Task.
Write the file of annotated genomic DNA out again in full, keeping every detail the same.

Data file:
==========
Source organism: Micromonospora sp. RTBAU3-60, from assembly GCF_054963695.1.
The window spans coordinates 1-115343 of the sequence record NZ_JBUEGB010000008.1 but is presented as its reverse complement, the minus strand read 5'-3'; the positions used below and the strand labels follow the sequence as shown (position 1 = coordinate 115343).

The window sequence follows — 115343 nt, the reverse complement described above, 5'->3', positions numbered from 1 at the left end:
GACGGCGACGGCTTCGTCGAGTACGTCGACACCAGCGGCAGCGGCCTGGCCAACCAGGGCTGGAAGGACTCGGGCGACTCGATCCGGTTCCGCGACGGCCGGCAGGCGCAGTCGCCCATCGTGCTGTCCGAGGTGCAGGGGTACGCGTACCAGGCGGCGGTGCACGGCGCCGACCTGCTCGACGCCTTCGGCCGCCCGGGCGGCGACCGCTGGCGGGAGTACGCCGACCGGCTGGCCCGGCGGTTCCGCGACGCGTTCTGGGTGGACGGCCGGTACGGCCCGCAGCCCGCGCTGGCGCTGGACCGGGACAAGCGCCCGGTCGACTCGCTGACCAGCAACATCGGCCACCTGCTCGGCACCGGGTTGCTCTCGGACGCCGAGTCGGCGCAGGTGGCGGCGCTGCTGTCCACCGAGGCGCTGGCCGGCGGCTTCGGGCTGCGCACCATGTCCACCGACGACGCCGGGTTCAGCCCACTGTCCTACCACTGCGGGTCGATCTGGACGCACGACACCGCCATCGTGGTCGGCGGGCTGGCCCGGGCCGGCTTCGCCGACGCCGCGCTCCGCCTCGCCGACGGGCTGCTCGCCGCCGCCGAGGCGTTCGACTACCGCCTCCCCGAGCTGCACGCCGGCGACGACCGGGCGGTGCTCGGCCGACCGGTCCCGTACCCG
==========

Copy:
Source organism: Micromonospora sp. RTBAU3-60, from assembly GCF_054963695.1.
The window spans coordinates 1-115343 of the sequence record NZ_JBUEGB010000008.1 but is presented as its reverse complement, the minus strand read 5'-3'; the positions used below and the strand labels follow the sequence as shown (position 1 = coordinate 115343).

The window sequence follows — 115343 nt, the reverse complement described above, 5'->3', positions numbered from 1 at the left end:
GACGGCGACGGCTTCGTCGAGTACGTCGACACCAGCGGCAGCGGCCTGGCCAACCAGGGCTGGAAGGACTCGGGCGACTCGATCCGGTTCCGCGACGGCCGGCAGGCGCAGTCGCCCATCGTGCTGTCCGAGGTGCAGGGGTACGCGTACCAGGCGGCGGTGCACGGCGCCGACCTGCTCGACGCCTTCGGCCGCCCGGGCGGCGACCGCTGGCGGGAGTACGCCGACCGGCTGGCCCGGCGGTTCCGCGACGCGTTCTGGGTGGACGGCCGGTACGGCCCGCAGCCCGCGCTGGCGCTGGACCGGGACAAGCGCCCGGTCGACTCGCTGACCAGCAACATCGGCCACCTGCTCGGCACCGGGTTGCTCTCGGACGCCGAGTCGGCGCAGGTGGCGGCGCTGCTGTCCACCGAGGCGCTGGCCGGCGGCTTCGGGCTGCGCACCATGTCCACCGACGACGCCGGGTTCAGCCCACTGTCCTACCACTGCGGGTCGATCTGGACGCACGACACCGCCATCGTGGTCGGCGGGCTGGCCCGGGCCGGCTTCGCCGACGCCGCGCTCCGCCTCGCCGACGGGCTGCTCGCCGCCGCCGAGGCGTTCGACTACCGCCTCCCCGAGCTGCACGCCGGCGACGACCGGGCGGTGCTCGGCCGACCGGTCCCGTACCCG